• Chambers's Twentieth Century Dictionary
    • adj Vogie vō′gi (Scot.) vain: merry.
    • ***


In literature:

A excellent skool sistim is in vogy here.
"The Complete Works of Artemus Ward" by Charles Farrar Browne (AKA Artemus Ward)

In poetry:

Jean, wha vogie, loo'd to busk aye
In her hame-spun, thrifty wark;
Now sells a' her braws for whisky
To her last gown, coat, and sark!
"Scotland's Scaith, Or, The History O' Will And Jean. Owre True A Tale. In Two Parts" by Hector MacNeill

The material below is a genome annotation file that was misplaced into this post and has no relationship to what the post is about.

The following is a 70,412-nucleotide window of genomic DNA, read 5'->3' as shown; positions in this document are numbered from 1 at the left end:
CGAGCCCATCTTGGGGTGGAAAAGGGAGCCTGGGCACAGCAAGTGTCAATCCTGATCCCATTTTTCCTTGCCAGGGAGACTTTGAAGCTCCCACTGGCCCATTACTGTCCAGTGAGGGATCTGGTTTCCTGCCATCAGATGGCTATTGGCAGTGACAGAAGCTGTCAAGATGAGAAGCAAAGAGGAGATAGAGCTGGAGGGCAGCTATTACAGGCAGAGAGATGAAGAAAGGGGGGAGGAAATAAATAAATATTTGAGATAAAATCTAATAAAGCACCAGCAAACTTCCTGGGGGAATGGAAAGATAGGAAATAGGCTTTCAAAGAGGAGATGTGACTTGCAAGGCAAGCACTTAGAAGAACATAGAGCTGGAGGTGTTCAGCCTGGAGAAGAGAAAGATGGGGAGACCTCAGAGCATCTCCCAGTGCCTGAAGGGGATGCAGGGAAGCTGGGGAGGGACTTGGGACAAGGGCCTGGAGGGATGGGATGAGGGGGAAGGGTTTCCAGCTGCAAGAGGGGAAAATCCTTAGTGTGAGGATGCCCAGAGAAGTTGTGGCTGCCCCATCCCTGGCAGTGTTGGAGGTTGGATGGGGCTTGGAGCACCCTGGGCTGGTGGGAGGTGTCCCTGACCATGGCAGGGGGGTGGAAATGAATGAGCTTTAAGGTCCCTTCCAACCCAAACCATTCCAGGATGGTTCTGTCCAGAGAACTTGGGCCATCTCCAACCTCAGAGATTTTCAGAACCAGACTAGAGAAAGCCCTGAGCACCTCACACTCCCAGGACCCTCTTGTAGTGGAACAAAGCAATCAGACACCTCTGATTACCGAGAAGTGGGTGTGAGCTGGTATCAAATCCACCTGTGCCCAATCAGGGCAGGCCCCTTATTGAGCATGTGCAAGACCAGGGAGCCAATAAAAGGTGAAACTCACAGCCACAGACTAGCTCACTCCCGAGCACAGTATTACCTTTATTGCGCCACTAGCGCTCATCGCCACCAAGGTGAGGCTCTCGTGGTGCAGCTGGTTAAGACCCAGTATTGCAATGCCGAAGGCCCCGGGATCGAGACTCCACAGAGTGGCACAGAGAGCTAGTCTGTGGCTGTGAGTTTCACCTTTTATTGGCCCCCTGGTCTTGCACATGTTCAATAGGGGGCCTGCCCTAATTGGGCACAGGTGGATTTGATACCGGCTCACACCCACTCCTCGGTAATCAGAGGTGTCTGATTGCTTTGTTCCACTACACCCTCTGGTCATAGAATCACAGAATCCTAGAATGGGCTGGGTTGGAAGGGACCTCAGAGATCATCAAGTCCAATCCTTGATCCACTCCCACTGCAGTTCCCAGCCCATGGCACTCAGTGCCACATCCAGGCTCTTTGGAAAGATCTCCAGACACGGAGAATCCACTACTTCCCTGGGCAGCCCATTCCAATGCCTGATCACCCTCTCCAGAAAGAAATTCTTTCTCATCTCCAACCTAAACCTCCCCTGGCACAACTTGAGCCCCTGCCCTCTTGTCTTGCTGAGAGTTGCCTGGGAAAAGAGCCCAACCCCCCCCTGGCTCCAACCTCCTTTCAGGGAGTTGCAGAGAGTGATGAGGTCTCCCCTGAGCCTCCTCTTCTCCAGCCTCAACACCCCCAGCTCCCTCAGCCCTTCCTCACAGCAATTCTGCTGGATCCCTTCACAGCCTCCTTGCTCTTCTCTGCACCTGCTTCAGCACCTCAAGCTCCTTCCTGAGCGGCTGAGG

'Ill fated wand'rer! doom'd to mane!
Wan sufferer! bleech'd wi' care and pain!
How chang'd alas! since vogie vain,
Wi' spirits light,
Ye hail'd me first in untaught strain
On Strevlin's height!
"The Scottish Muse" by Hector MacNeill
Twa dochters were married—waesucks for the men!
Wi' drink they began, an' in drink they did en';
An' Jock, their ae brither, a vogie young chiel,
Wi' drink was owrecome an' left deid on the fiel'.
"Sketches of Village Character In Days "O' Langsyne"" by Janet Hamilton